edit - link to project: http://pytools.codeplex.com
My understanding of the difference between the links: Pytools in general lets you run Python programs in Visual Studio. Pyvot is a part of Pytools that lets any Python code on Windows (including code run in Visual Studio) connect to Excel.
We're also backwards compatible - you can keep running old VBA code, and write new scripts in Python.
I expect IronSpread will see much more use than ResolverOne because it will integrate into these offices more easily.
Also see PyXLL (http://pyxll.com/), which lets you write Excel plugins in Python (CPython).
Just saw this example - http://dpinte.wordpress.com/2010/03/12/interactive-python-gr...
COM isn't hot new technology, but it works, costs $0 above and beyond Excel, and can access as much (or more) of Excel.
The reason I ask is that after a quick look, the IronSpread examples don't look too much different than accessing Excel via plain old COM. 
And there's even a chapter in a book  for accessing Excel from Python through COM.
And example code  for wrapping Excel COM in a Python class.
I guess put another way, my question would be what does IronSpread offer above and beyond the regular access from COM?
 http://stackoverflow.com/questions/441758/driving-excel-from... (the second answer)
Implement billing. Now. No excuses.
It depends on what you're doing, though.
Though I admit scripting Excel from Python should be easier to setup than it is.
This has been around for a couple of years now and actively maintained and supported, and is in use by many organisations already. It supports all versions of Excel from 2000 onwards, with some features only available in later versions (eg asynchronous functions are only in Excel 2010).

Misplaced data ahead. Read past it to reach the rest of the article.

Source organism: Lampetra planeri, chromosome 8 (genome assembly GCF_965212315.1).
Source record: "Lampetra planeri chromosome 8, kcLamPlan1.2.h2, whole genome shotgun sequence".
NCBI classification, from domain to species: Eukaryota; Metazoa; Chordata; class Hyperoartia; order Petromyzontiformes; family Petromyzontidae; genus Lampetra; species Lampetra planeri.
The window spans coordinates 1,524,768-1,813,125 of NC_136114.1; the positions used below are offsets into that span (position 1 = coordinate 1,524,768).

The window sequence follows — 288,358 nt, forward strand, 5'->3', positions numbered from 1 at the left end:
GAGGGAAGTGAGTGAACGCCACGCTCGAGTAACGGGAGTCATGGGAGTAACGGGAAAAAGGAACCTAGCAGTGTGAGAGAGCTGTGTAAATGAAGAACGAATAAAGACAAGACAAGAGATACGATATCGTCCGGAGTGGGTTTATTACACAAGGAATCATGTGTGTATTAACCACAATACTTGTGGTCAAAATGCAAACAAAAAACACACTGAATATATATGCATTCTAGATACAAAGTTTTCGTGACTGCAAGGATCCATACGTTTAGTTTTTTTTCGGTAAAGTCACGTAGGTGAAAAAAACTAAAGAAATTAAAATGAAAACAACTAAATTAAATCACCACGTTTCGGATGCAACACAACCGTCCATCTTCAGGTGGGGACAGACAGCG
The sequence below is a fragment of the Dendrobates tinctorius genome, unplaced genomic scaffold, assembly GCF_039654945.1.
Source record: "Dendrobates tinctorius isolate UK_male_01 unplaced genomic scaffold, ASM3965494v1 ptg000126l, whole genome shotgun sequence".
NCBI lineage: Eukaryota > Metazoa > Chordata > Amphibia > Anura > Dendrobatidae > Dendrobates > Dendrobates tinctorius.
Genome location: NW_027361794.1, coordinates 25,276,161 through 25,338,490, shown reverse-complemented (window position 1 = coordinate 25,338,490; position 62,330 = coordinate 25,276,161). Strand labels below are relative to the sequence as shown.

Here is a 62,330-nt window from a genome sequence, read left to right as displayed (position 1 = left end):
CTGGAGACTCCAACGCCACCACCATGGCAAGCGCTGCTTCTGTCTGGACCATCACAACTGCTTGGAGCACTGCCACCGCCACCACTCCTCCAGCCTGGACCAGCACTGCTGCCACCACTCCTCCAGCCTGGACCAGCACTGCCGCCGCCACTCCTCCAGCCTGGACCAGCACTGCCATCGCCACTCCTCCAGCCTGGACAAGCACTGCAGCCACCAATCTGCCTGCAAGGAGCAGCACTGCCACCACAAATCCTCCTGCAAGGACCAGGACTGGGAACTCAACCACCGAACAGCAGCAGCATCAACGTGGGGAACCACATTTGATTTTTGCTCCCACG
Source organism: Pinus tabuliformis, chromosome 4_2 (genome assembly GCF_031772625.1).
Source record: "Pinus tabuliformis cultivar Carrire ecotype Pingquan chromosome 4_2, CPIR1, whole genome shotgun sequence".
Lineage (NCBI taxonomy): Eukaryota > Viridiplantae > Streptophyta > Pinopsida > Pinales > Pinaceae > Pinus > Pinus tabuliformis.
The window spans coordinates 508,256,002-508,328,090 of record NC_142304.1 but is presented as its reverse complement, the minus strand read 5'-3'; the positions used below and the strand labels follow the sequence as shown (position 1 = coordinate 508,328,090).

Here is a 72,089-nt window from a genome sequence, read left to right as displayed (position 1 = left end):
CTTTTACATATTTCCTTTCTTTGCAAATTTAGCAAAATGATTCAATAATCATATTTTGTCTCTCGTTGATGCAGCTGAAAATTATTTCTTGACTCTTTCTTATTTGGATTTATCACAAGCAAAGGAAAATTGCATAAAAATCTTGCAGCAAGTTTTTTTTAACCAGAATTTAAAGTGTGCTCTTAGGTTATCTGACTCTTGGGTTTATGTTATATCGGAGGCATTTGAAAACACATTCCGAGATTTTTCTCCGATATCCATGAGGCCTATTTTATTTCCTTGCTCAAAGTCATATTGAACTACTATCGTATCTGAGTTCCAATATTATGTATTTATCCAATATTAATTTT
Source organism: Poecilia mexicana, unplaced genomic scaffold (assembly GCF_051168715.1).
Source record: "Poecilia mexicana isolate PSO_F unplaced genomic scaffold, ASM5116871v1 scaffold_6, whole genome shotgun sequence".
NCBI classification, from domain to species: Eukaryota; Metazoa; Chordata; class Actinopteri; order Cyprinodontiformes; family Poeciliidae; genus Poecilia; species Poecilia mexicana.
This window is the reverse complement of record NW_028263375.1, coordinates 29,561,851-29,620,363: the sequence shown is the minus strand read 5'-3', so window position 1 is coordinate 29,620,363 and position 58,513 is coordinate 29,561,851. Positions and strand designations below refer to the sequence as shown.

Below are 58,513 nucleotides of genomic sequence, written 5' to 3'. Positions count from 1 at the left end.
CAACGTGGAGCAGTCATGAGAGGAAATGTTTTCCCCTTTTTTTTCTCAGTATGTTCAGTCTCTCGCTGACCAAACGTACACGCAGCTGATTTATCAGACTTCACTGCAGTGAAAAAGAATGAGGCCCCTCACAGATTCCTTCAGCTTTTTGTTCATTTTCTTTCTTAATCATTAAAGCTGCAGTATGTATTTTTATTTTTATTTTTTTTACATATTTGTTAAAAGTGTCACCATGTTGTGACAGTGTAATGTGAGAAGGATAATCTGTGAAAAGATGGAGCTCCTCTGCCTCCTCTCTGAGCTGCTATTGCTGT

It uses cPython so all the standard libraries are usable.
Calling back into Excel is quite straightforward using win32com, and there are examples on the website that show how to do that.
With PyXLL you can write plain Python code that you can use outside Excel as well - so it's quite easy to write a library of functions that can be called from normal Python scripts as well as expose them to Excel at the same time.
I'm not sure what this project adds over what's already available but I'd be very interested to hear what other people's opinons are.
It's backwards compatible too - you can run VBA scripts and Python scripts at the same time.
You guys have a bright future in front of you.
Is there anything out there that allows using C# to script/control excel?
Would it be possible to use this as a standalone (command line for instance) and not a plugin?
O.83 alpha version includes the code.